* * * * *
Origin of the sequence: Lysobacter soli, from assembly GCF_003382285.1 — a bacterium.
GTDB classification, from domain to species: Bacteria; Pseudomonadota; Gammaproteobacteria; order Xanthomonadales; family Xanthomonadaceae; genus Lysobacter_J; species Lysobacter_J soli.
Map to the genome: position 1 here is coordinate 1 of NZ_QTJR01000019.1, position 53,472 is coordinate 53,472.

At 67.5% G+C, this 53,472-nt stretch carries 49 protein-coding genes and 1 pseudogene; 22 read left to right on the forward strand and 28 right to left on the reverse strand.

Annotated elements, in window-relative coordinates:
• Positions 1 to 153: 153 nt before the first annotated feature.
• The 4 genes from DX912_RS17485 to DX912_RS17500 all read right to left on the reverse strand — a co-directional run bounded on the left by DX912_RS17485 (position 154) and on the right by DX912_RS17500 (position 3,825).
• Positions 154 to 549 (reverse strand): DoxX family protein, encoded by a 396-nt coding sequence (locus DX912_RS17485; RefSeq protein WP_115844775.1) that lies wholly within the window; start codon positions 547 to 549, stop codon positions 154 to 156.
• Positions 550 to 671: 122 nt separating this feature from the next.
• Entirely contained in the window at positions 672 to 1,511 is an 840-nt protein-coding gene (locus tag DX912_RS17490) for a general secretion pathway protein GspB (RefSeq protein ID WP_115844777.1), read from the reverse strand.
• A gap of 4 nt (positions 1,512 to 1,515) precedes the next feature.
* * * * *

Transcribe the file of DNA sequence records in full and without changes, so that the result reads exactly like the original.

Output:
Origin of the sequence: Lysobacter soli, from assembly GCF_003382285.1 — a bacterium.
GTDB classification, from domain to species: Bacteria; Pseudomonadota; Gammaproteobacteria; order Xanthomonadales; family Xanthomonadaceae; genus Lysobacter_J; species Lysobacter_J soli.
Map to the genome: position 1 here is coordinate 1 of NZ_QTJR01000019.1, position 53,472 is coordinate 53,472.

At 67.5% G+C, this 53,472-nt stretch carries 49 protein-coding genes and 1 pseudogene; 22 read left to right on the forward strand and 28 right to left on the reverse strand.

Annotated elements, in window-relative coordinates:
• Positions 1 to 153: 153 nt before the first annotated feature.
• The 4 genes from DX912_RS17485 to DX912_RS17500 all read right to left on the reverse strand — a co-directional run bounded on the left by DX912_RS17485 (position 154) and on the right by DX912_RS17500 (position 3,825).
• Positions 154 to 549 (reverse strand): DoxX family protein, encoded by a 396-nt coding sequence (locus DX912_RS17485; RefSeq protein WP_115844775.1) that lies wholly within the window; start codon positions 547 to 549, stop codon positions 154 to 156.
• Positions 550 to 671: 122 nt separating this feature from the next.
• Entirely contained in the window at positions 672 to 1,511 is an 840-nt protein-coding gene (locus tag DX912_RS17490) for a general secretion pathway protein GspB (RefSeq protein ID WP_115844777.1), read from the reverse strand.
• A gap of 4 nt (positions 1,512 to 1,515) precedes the next feature.